Talk and action are two completely different things. Talk about mental health all you want, but it would be pointless if concrete action is not taken. When I mean concrete action, there needs to be more mental health support available and high-quality mental health services should be more easily accessible. There have been far too many instances I have heard of where someone has tried to seek support and they have either been put on an 8-month waiting list or have been told that they are not struggling “enough” to get help. If you go to the hospital with a broken leg, you wouldn’t expect to be put on an 8-month waiting list for treatment, or be told your leg isn’t broken enough to get help. So why should be accept the same for mental health problems? This may sound harsh, but why should we encourage people to be open about mental health and seek support if that support is not available?

We don’t do well when it comes to listening to other peoples mental health struggles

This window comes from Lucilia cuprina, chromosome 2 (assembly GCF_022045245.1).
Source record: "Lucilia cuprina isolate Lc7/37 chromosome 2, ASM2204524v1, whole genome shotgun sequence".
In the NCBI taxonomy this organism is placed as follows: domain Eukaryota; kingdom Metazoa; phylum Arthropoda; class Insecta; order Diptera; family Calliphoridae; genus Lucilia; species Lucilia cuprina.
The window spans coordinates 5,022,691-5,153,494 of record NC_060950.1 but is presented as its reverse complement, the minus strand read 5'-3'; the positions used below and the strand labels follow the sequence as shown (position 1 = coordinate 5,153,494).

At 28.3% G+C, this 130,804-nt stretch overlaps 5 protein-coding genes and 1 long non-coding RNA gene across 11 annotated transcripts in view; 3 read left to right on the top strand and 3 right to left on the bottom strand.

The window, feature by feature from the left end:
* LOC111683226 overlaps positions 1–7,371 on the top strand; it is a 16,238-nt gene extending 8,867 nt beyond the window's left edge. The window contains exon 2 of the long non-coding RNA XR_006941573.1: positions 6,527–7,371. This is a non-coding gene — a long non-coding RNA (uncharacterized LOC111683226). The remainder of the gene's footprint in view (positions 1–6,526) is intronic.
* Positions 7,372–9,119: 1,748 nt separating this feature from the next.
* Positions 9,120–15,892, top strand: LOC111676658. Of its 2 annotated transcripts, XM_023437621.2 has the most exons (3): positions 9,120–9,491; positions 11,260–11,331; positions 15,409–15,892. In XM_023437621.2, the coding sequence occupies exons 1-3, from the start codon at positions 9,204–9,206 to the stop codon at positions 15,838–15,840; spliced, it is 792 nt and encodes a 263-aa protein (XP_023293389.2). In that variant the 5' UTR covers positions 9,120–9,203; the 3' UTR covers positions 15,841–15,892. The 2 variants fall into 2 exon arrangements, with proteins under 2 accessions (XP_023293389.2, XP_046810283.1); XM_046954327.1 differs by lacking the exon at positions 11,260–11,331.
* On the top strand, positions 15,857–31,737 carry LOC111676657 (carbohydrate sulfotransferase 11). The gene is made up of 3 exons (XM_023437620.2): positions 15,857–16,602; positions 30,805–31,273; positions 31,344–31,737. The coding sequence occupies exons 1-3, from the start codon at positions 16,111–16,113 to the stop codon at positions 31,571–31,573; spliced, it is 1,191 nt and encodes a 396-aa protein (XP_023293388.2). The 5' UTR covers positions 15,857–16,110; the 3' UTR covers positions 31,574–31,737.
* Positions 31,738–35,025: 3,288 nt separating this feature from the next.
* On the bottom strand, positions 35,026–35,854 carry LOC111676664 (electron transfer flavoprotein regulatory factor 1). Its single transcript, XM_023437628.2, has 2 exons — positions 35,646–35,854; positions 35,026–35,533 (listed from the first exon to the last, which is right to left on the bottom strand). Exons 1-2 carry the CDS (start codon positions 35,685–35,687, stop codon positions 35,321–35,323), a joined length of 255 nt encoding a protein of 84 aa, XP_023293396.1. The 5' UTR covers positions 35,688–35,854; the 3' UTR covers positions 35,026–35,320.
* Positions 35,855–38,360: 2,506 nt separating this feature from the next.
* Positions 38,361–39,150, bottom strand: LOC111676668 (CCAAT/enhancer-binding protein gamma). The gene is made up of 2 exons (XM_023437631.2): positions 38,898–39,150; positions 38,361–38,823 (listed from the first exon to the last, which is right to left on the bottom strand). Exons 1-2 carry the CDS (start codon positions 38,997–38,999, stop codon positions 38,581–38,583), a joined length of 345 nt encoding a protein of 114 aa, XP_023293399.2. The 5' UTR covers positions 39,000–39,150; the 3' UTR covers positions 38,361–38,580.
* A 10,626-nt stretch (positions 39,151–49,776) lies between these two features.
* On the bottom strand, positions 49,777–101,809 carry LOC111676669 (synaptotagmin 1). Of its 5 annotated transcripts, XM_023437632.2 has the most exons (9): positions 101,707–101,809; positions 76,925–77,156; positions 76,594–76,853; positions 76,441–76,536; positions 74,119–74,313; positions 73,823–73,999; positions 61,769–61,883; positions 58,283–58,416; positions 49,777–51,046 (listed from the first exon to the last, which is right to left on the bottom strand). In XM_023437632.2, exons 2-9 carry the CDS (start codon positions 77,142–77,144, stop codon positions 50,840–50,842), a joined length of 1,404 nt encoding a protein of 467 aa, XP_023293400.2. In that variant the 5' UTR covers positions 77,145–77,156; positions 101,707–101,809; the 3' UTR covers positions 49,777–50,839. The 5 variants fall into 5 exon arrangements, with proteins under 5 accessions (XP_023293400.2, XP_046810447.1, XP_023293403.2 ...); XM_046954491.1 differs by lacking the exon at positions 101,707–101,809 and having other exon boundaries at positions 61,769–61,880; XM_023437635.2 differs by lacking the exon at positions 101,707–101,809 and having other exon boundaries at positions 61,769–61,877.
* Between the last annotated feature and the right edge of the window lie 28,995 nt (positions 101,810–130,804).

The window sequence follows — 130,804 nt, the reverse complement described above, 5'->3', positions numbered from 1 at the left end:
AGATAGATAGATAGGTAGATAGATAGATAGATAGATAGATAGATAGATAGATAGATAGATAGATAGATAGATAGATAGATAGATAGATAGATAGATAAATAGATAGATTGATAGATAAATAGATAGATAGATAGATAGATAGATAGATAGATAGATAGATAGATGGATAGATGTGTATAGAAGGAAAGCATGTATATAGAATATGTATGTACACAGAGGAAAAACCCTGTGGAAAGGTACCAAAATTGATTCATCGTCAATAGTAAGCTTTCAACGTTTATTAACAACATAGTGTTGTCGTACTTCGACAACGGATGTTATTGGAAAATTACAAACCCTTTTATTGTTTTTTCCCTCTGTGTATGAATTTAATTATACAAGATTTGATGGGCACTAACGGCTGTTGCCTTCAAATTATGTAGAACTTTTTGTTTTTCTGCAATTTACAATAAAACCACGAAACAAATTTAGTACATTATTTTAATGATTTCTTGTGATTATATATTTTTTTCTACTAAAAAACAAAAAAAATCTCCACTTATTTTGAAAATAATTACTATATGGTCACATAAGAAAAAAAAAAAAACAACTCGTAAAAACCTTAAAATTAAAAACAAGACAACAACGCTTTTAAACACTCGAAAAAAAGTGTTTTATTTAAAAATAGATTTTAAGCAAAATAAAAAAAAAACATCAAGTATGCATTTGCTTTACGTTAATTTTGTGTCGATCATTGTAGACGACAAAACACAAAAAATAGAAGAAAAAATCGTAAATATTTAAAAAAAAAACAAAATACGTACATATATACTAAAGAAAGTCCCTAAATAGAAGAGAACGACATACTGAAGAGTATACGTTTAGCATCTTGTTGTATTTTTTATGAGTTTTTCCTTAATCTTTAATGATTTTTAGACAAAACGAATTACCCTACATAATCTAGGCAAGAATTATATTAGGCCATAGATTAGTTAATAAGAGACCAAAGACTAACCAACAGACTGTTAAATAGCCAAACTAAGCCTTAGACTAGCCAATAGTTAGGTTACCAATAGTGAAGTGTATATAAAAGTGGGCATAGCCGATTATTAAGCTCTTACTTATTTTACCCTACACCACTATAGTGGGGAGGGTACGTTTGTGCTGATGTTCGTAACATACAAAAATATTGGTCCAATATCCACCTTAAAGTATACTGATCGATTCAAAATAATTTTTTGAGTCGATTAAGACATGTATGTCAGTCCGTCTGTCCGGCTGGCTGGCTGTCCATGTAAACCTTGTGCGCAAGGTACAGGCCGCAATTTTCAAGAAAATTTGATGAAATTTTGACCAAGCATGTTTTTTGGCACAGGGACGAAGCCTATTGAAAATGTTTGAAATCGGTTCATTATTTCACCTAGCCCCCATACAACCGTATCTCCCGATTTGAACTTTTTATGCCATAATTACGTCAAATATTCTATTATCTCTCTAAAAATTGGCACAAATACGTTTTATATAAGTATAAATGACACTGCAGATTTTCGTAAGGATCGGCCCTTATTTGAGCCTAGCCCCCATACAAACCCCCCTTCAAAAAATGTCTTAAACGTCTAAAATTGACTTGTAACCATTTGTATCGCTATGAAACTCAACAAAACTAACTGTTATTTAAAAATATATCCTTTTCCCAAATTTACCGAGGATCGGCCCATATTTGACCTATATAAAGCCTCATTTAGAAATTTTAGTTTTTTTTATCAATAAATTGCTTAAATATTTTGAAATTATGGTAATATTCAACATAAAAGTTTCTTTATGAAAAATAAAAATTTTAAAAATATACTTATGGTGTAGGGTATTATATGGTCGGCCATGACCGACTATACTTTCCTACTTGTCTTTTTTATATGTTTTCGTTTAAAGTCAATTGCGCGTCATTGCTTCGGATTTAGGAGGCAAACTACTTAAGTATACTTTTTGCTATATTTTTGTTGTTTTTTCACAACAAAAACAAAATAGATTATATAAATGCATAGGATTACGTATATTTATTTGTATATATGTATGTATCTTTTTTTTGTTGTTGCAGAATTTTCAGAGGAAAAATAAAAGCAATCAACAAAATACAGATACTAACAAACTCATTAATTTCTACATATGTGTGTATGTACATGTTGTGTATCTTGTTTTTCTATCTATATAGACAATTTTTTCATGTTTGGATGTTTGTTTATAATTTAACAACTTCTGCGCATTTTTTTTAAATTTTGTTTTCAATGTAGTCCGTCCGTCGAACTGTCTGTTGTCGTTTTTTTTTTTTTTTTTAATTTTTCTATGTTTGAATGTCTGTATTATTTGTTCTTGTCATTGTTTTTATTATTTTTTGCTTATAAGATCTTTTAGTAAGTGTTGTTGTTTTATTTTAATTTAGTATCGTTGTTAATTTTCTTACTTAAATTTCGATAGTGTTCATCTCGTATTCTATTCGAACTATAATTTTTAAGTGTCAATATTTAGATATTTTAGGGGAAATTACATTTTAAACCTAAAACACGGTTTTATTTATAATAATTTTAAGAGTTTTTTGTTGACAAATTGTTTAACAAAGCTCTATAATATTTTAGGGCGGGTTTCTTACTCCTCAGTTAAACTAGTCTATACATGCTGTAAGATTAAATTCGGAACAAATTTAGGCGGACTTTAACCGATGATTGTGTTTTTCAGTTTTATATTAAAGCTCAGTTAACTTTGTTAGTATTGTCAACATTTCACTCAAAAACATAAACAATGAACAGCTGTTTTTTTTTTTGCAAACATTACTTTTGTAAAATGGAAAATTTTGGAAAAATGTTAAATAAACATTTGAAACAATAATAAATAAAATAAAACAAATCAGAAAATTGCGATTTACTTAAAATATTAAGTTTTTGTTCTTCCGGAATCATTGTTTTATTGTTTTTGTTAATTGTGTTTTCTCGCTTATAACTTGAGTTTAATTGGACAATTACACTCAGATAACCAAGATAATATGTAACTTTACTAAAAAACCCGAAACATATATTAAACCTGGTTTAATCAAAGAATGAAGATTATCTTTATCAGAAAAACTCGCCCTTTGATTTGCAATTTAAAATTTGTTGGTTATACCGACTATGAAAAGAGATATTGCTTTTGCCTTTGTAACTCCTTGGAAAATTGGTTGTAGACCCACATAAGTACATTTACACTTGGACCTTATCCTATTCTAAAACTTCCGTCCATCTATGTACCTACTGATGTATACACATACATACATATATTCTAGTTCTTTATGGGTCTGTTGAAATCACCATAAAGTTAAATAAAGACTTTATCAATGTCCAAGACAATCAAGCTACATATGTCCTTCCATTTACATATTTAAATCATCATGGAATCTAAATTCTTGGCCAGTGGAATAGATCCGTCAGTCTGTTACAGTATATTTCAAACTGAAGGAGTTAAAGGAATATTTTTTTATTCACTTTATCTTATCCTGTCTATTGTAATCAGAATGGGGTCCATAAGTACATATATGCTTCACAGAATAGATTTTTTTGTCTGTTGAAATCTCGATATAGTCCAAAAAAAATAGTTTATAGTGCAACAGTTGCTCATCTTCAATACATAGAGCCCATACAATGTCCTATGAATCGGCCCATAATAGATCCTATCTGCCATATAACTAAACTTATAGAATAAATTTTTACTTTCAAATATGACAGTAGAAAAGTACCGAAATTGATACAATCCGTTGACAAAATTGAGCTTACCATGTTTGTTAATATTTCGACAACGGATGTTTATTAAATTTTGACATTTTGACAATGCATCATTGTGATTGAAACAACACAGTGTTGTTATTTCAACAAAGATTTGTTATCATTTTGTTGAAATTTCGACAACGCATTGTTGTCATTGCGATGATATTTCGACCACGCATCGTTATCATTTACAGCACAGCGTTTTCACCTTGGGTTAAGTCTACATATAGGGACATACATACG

Again, this point may sound harsh but needs to be said. Two paragraphs above, I said that opening up about mental health struggles can be hard. Therefore, when someone gathers the courage to open up about their mental health struggles, the very least we can do is listen and try and engage with their struggles, even if we can’t help them. However, there have been too many instances where someone has opened up about their honest mental health struggles to others, only to be told that they need to “snap out of it” of that they are “speaking out to get attention”. Let me ask you this question, what message does this send to the person that opened up? They would feel judged and would be reluctant to open up again. When I was struggling with anxiety, I rarely received direct hurtful comments like these, but there were instances when people have tried to change the topic when I opened up about my struggles with anxiety, or they said how they would be there to talk when I needed it yet they never reached out again. It was certainly frustrating, and made me more and more reluctant to open up about my anxiety the next time. Ask yourself the question and answer it as honestly as possible, “Have I been a good listener when someone has opened up to me about their mental health problems, and have I done what I can to engage with their problem”. The message I want to get out is that we don’t realise that we are also doing lots of things wrong when it comes to listening to others talk about their mental health struggles.